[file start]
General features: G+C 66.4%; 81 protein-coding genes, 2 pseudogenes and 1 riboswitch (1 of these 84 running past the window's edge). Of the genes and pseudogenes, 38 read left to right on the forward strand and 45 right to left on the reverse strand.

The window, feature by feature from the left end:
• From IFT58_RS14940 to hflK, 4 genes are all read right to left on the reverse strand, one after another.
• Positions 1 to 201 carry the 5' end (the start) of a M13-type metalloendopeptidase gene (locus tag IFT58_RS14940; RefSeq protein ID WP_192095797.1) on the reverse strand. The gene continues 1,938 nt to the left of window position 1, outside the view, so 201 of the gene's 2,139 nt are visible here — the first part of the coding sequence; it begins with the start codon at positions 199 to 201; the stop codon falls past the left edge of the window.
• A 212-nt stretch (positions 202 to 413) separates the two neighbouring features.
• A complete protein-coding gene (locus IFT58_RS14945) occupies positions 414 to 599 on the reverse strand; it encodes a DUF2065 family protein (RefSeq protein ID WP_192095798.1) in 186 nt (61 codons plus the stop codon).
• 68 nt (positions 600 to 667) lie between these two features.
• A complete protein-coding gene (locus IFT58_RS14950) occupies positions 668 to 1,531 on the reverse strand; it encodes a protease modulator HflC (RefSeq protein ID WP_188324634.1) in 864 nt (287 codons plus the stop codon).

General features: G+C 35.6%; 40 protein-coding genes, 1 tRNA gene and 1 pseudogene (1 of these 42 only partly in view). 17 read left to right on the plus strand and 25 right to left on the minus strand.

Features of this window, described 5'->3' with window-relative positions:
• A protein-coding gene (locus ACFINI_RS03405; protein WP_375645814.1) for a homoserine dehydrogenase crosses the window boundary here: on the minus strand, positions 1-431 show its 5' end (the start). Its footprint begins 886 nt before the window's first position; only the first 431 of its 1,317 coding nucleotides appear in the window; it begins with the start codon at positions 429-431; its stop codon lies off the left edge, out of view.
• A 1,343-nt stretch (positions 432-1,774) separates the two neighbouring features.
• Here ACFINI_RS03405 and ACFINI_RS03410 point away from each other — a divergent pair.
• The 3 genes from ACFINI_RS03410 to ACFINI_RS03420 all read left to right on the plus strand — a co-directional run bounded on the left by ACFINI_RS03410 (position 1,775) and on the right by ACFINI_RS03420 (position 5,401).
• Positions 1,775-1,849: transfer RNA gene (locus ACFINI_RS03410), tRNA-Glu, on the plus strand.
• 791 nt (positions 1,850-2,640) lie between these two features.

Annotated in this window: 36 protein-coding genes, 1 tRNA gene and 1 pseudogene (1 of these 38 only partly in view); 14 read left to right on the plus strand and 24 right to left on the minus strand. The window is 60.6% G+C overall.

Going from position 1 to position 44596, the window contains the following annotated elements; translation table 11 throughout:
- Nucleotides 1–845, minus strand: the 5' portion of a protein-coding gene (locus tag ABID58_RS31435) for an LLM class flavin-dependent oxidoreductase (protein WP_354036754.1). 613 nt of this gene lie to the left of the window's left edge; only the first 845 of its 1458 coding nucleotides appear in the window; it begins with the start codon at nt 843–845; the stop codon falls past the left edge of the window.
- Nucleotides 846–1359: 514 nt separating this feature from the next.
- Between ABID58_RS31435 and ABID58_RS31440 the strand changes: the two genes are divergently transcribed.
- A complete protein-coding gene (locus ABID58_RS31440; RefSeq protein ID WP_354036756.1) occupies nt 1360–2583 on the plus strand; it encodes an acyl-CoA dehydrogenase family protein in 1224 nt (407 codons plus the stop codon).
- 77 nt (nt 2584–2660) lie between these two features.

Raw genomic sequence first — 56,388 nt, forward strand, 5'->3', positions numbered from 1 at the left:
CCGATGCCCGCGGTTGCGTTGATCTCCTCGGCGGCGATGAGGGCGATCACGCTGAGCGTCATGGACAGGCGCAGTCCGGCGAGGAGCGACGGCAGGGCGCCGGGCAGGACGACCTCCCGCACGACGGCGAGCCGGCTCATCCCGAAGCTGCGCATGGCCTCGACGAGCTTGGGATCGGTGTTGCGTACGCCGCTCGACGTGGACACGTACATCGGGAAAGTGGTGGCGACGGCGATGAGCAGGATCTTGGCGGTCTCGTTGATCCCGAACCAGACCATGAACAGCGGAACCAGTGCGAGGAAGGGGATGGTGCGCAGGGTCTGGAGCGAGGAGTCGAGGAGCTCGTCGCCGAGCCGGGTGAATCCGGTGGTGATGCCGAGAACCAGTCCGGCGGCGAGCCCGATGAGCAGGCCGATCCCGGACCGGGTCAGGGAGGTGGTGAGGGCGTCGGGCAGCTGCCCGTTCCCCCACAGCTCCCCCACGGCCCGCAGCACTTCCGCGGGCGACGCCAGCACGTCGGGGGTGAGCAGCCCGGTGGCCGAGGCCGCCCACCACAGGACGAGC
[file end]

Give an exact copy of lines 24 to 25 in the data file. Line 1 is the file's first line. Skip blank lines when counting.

Raw genomic sequence first — 56,388 nt, forward strand, 5'->3', positions numbered from 1 at the left:
CCGATGCCCGCGGTTGCGTTGATCTCCTCGGCGGCGATGAGGGCGATCACGCTGAGCGTCATGGACAGGCGCAGTCCGGCGAGGAGCGACGGCAGGGCGCCGGGCAGGACGACCTCCCGCACGACGGCGAGCCGGCTCATCCCGAAGCTGCGCATGGCCTCGACGAGCTTGGGATCGGTGTTGCGTACGCCGCTCGACGTGGACACGTACATCGGGAAAGTGGTGGCGACGGCGATGAGCAGGATCTTGGCGGTCTCGTTGATCCCGAACCAGACCATGAACAGCGGAACCAGTGCGAGGAAGGGGATGGTGCGCAGGGTCTGGAGCGAGGAGTCGAGGAGCTCGTCGCCGAGCCGGGTGAATCCGGTGGTGATGCCGAGAACCAGTCCGGCGGCGAGCCCGATGAGCAGGCCGATCCCGGACCGGGTCAGGGAGGTGGTGAGGGCGTCGGGCAGCTGCCCGTTCCCCCACAGCTCCCCCACGGCCCGCAGCACTTCCGCGGGCGACGCCAGCACGTCGGGGGTGAGCAGCCCGGTGGCCGAGGCCGCCCACCACAGGACGAGC